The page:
Sometimes, I am asked by prospective clients about my views on various tax protester theories. A tax protester is someone who does not believe that they are subject to a federal income tax. The IRS has an entire website dedicated to debunking these theories and I warn the prospective clients that they could go to jail if they rely on them. For some reason, they never come back to me :) A few weeks ago, one of the tax protesters (no connection to me) was convicted by a jury in Maryland.
According to the DOJ press release (https://www.justice.gov/opa/pr/maryland-chiropractor-convicted-filing-fraudulent-tax-returns-and-obstructing-irs):
According to the evidence presented at trial, Dr. Warren Gregory Belcher, 59, operated a chiropractic business for nearly 20 years. During that time, he received income for chiropractic services from insurance companies, patients and other third parties, including another chiropractor in Baltimore. From 2009 through 2015, Belcher filed individual income tax returns that did not report that he operated a chiropractic business and fraudulently claimed that he had earned no business income, when, in fact, the evidence at trial established that he received total payments of more than $350,000 during that time period.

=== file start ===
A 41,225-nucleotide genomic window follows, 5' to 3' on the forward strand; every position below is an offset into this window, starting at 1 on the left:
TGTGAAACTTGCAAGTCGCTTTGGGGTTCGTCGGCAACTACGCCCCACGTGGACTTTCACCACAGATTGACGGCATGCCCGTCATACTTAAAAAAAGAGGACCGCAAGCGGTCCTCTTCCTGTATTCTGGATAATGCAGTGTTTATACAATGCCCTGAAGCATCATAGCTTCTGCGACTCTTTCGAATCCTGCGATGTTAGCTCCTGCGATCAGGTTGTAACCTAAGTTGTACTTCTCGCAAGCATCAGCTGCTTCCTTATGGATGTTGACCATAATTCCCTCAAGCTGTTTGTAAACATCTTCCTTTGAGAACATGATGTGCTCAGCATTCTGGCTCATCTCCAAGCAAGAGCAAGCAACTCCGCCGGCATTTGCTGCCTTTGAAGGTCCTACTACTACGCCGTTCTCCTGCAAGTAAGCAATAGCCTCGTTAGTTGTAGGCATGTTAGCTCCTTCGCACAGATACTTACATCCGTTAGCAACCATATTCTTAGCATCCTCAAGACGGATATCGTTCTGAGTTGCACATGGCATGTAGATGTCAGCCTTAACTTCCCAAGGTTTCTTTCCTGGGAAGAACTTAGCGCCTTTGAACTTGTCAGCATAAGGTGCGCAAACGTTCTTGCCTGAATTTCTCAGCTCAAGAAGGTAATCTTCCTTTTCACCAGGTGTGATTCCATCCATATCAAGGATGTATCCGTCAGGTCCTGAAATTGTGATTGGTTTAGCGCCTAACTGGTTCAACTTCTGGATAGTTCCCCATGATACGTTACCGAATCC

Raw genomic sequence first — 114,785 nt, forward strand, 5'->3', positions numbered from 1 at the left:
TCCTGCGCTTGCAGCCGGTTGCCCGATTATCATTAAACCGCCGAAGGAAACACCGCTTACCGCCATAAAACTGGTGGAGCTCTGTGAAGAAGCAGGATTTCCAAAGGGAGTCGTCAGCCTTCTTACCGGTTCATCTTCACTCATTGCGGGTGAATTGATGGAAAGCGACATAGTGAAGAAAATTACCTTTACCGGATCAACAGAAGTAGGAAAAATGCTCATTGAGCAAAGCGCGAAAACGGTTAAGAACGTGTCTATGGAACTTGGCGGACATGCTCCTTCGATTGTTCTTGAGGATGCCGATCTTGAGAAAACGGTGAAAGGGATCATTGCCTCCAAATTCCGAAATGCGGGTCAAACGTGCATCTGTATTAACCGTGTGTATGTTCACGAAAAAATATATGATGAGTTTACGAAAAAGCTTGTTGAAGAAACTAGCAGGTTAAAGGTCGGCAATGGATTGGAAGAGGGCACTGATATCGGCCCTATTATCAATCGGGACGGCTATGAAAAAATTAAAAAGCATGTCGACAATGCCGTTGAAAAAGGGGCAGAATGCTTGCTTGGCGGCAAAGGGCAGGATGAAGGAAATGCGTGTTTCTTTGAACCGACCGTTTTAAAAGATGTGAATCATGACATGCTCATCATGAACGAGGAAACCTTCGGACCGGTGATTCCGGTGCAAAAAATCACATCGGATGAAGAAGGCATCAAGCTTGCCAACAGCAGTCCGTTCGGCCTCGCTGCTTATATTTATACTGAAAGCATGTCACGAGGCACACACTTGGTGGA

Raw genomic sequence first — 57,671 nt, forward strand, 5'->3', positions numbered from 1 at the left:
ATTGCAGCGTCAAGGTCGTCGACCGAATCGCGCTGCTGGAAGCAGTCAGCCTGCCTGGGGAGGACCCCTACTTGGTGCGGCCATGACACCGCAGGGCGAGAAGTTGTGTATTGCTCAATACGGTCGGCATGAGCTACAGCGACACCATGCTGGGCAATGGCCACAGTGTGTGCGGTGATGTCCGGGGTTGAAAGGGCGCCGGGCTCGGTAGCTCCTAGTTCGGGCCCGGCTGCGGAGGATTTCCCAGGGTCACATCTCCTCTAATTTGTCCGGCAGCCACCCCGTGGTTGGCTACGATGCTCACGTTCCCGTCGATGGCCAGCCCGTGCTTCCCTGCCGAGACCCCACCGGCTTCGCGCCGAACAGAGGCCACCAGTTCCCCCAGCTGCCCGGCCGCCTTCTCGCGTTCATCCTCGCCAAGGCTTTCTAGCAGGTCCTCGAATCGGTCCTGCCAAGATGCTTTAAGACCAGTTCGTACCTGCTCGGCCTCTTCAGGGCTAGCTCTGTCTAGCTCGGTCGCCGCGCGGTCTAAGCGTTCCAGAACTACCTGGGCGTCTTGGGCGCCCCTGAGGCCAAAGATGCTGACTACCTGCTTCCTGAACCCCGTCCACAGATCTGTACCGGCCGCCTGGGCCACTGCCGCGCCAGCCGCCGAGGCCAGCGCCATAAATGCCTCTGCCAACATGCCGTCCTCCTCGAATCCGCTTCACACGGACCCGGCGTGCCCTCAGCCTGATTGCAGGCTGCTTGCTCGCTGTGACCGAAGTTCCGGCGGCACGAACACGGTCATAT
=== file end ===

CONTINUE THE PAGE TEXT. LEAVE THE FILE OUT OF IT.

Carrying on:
The evidence introduced at trial included dozens of letters that Belcher sent to insurance companies and other third parties in which he threatened that the companies could be subject to civil and criminal penalties for reporting payments made to him for his services to the Internal Revenue Service (IRS) on a Form 1099-MISC. Belcher also made threatening statements to an accountant to prevent the accountant from reporting his income to the government. The evidence showed that Belcher himself submitted fraudulent Forms 1099-MISC to the IRS falsely representing that companies that had reported his income to the IRS had not actually paid him income.
For the years 2009 and 2011, the IRS mailed Belcher notices informing him that his returns underreported his income. The IRS also assessed additional taxes and penalties against Belcher for his fraudulent returns, including a $5,000 penalty for filing a frivolous tax return. The evidence established that Belcher responded to these IRS notices by sending letters to the IRS asserting that the IRS was violating the law by assessing and collecting his taxes.
At trial, Belcher testified that he filed these “zero returns” based on a theory he read in a book called Cracking the Code. Belcher admitted that he knew the author of the book, Peter Hendrickson, and the author’s wife, Doreen Hendrickson, had both convicted of tax crimes.
U.S. District Judge Richard D. Bennett set sentencing for March 9, 2018. Belcher faces a statutory maximum sentence of three years in prison on each count, as well as a term of supervised release, restitution and monetary penalties.